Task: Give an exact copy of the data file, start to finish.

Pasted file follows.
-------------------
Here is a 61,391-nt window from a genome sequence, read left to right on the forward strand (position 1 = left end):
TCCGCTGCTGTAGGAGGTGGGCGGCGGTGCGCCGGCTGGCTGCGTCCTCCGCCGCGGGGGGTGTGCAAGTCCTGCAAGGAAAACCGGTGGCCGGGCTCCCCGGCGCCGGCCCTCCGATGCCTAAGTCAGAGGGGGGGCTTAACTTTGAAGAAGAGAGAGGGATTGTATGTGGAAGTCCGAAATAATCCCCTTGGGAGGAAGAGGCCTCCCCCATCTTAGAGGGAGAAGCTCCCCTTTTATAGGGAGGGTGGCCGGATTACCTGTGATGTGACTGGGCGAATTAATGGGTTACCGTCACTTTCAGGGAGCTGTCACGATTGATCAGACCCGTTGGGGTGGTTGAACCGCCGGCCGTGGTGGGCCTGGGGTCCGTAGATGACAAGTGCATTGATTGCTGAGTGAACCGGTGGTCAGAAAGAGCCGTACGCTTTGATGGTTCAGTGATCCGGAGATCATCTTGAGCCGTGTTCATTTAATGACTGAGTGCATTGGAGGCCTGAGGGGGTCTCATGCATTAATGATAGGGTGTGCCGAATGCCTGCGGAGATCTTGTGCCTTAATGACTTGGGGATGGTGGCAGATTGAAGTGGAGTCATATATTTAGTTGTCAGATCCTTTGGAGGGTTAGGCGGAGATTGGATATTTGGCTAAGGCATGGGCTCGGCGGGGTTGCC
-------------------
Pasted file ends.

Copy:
Here is a 61,391-nt window from a genome sequence, read left to right on the forward strand (position 1 = left end):
TCCGCTGCTGTAGGAGGTGGGCGGCGGTGCGCCGGCTGGCTGCGTCCTCCGCCGCGGGGGGTGTGCAAGTCCTGCAAGGAAAACCGGTGGCCGGGCTCCCCGGCGCCGGCCCTCCGATGCCTAAGTCAGAGGGGGGGCTTAACTTTGAAGAAGAGAGAGGGATTGTATGTGGAAGTCCGAAATAATCCCCTTGGGAGGAAGAGGCCTCCCCCATCTTAGAGGGAGAAGCTCCCCTTTTATAGGGAGGGTGGCCGGATTACCTGTGATGTGACTGGGCGAATTAATGGGTTACCGTCACTTTCAGGGAGCTGTCACGATTGATCAGACCCGTTGGGGTGGTTGAACCGCCGGCCGTGGTGGGCCTGGGGTCCGTAGATGACAAGTGCATTGATTGCTGAGTGAACCGGTGGTCAGAAAGAGCCGTACGCTTTGATGGTTCAGTGATCCGGAGATCATCTTGAGCCGTGTTCATTTAATGACTGAGTGCATTGGAGGCCTGAGGGGGTCTCATGCATTAATGATAGGGTGTGCCGAATGCCTGCGGAGATCTTGTGCCTTAATGACTTGGGGATGGTGGCAGATTGAAGTGGAGTCATATATTTAGTTGTCAGATCCTTTGGAGGGTTAGGCGGAGATTGGATATTTGGCTAAGGCATGGGCTCGGCGGGGTTGCC